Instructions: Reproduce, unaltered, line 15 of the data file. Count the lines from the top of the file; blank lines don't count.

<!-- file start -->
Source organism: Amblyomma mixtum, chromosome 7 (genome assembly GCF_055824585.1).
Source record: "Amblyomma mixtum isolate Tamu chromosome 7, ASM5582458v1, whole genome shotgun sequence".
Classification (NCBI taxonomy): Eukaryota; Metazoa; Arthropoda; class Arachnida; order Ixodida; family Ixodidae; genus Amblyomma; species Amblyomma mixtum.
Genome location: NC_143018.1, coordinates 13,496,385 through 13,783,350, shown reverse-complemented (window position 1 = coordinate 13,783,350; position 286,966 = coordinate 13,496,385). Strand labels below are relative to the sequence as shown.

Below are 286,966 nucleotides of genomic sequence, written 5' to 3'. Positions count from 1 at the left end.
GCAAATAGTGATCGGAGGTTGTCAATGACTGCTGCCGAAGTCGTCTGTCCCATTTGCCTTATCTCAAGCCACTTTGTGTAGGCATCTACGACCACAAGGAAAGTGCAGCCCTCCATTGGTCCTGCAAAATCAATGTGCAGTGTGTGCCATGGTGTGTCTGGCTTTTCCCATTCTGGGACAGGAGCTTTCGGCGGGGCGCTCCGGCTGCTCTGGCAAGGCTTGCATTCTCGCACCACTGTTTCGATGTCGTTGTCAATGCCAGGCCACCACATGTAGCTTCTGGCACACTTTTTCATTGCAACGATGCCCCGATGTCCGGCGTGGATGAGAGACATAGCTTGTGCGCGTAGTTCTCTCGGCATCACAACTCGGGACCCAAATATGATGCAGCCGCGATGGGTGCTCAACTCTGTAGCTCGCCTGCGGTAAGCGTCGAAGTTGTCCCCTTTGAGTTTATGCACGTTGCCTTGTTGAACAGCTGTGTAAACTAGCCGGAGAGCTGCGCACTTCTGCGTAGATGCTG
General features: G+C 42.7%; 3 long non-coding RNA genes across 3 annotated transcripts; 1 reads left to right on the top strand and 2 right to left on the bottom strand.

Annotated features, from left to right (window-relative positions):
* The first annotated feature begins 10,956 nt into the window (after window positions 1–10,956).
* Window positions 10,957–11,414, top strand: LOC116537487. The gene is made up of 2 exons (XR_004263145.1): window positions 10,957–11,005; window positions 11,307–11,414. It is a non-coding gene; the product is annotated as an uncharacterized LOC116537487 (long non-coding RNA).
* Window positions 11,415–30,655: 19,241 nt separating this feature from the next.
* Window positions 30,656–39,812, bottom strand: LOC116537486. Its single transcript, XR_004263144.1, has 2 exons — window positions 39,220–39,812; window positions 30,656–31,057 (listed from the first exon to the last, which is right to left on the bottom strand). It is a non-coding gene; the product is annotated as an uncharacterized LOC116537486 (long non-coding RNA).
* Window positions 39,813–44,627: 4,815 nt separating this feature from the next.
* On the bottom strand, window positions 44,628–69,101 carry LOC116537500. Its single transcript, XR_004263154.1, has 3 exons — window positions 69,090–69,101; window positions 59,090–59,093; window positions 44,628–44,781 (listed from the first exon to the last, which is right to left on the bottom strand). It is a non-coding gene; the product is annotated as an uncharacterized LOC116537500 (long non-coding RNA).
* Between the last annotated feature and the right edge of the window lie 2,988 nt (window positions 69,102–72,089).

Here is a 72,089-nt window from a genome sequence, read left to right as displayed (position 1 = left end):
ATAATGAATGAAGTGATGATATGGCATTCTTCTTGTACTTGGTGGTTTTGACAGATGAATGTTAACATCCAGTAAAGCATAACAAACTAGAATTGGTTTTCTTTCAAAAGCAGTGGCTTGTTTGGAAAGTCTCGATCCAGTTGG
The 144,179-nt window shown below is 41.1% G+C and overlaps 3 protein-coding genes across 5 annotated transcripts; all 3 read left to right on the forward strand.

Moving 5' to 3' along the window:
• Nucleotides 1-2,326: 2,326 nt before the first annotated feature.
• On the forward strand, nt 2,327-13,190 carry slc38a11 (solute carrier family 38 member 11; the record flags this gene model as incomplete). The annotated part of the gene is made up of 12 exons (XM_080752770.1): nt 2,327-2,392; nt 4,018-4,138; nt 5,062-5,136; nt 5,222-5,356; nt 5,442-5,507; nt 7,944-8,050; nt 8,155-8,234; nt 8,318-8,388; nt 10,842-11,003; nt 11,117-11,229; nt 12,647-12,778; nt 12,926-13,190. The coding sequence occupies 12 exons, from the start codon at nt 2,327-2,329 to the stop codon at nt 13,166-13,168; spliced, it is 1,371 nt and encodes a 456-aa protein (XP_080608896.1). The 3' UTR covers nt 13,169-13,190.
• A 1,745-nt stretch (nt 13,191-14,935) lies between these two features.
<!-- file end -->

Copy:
* Between the last annotated feature and the right edge of the window lie 2,988 nt (window positions 69,102–72,089).